Using animated graphics as a teaching tool in patternmaking: a comparison of delivery methods
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[ACCESS RESTRICTED TO THE UNIVERSITY OF MISSOURI AT AUTHOR'S REQUEST.] This study concerns itself with evaluating the effectiveness of teaching a visual topic, such as patternmaking, via a computer. The visual topic being explored, patternmaking, was taught to three levels of undergraduate students at different universities in the Midwest. This paper discusses the outcomes of patternmaking being taught in a traditional lecture style and compares it to the same instruction received through a computer-based animation program. It was found that the most difference in learning outcomes was within the subject groups in the lowest educational level. There was no difference found in the outcomes between the two higher educational level groups. Attributes of the subject groups which may account for the success of this style of learning include prior experience in sewing complete garments and overall GPA. Additional research and improvements to the animation is discussed. Suggestions are made on how to utilize web-based learning in the design curriculum.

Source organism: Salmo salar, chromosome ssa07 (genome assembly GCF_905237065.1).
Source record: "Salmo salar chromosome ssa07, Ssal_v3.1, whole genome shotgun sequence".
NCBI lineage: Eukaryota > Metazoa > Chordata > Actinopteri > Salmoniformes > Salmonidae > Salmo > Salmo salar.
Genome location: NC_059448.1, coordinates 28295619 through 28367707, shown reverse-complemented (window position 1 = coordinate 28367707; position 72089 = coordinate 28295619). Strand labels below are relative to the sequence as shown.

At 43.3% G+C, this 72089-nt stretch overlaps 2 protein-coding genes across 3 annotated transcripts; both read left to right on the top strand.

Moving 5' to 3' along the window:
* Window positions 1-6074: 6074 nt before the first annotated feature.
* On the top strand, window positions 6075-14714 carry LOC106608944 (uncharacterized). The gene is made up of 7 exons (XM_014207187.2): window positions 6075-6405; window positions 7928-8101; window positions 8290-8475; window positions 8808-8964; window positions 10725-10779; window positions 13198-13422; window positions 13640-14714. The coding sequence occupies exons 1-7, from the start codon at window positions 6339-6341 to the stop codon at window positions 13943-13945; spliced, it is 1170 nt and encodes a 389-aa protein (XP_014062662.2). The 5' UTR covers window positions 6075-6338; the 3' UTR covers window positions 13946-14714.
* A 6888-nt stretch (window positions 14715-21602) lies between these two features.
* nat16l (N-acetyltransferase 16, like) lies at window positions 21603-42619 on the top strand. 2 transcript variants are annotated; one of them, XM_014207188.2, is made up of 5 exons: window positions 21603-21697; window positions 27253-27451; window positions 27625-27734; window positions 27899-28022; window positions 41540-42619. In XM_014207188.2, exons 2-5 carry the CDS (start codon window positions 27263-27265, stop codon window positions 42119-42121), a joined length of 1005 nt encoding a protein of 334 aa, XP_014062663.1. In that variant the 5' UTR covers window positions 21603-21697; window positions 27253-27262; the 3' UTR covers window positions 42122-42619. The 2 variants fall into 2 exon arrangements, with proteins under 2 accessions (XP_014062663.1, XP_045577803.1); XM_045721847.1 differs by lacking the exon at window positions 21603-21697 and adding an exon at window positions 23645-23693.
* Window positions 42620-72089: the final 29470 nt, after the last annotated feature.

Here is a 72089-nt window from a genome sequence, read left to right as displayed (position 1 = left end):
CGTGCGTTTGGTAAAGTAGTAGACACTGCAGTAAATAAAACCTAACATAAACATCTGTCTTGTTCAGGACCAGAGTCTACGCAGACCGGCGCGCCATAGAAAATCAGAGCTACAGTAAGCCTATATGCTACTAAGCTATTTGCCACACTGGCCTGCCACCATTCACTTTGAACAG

Access is limited to the campus of the University of Missouri-Columbia.